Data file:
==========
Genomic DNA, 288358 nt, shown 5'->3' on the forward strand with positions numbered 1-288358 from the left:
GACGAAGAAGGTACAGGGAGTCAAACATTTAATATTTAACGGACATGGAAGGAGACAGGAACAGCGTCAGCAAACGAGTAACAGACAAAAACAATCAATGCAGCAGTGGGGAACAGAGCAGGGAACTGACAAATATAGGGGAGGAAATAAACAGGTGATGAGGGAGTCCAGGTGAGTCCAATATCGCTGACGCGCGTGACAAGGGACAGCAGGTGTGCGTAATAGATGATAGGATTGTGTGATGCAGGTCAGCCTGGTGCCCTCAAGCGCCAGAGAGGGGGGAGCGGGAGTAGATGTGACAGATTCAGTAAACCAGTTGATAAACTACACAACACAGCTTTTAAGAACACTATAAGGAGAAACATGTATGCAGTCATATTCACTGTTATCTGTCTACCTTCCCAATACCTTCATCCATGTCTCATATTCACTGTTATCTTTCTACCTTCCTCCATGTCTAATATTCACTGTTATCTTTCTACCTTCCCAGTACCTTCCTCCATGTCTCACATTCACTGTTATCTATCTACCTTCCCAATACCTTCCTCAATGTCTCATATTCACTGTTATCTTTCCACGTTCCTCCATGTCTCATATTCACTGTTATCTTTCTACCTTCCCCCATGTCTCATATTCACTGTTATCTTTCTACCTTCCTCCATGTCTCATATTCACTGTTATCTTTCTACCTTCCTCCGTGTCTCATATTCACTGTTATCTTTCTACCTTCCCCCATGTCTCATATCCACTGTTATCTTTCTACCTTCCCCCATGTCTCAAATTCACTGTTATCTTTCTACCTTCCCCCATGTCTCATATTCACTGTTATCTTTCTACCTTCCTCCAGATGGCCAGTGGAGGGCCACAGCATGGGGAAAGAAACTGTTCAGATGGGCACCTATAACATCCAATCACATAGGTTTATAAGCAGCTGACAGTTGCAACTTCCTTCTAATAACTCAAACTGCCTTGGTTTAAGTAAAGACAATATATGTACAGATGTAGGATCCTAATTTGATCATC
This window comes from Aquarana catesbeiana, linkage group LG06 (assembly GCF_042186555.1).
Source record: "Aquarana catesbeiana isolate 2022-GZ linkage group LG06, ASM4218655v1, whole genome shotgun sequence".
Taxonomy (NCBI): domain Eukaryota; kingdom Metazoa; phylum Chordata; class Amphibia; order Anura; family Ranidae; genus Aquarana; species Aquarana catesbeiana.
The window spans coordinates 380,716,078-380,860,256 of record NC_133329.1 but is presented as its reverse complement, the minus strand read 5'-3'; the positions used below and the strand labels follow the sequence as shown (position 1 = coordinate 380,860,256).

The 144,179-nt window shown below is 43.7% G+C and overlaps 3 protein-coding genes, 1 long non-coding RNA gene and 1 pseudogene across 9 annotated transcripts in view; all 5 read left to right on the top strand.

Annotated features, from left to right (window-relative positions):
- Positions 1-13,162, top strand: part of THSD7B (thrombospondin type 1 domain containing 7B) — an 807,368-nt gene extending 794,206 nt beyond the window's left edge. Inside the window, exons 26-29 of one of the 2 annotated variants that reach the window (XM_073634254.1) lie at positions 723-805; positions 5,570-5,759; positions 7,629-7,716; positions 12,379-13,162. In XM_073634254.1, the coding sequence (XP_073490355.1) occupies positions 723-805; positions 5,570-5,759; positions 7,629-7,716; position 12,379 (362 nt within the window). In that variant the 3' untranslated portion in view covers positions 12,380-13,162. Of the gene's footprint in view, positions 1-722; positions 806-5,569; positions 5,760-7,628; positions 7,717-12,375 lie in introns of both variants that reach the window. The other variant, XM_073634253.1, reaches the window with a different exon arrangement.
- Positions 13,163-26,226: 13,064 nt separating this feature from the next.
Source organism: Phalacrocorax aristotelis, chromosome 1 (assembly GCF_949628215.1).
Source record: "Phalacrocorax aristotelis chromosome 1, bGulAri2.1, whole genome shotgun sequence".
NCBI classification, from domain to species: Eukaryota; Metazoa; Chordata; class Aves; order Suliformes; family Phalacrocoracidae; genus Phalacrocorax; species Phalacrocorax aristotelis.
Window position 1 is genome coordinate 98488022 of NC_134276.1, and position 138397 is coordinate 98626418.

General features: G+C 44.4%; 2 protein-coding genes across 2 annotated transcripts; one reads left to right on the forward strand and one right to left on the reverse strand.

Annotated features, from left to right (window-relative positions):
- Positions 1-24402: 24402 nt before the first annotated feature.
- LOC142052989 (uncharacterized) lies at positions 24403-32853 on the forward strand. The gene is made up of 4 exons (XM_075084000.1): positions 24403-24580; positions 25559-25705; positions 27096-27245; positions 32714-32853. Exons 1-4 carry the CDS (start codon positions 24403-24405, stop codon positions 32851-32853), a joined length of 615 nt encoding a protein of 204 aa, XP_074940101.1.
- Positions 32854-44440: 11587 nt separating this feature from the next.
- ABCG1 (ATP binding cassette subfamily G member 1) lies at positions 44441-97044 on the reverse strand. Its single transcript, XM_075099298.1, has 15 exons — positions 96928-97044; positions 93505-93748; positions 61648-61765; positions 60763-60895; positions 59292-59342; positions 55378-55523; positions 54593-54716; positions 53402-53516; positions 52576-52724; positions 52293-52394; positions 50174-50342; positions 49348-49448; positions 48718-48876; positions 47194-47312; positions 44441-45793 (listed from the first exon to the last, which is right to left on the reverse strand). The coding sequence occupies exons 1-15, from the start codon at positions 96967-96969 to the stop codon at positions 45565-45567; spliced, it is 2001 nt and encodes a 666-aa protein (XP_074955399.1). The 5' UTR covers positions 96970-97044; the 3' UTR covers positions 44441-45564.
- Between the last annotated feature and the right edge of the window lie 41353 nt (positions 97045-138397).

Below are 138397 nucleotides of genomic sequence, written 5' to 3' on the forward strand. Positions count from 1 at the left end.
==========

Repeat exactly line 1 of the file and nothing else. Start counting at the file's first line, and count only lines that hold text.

Genomic DNA, 288358 nt, shown 5'->3' on the forward strand with positions numbered 1-288358 from the left: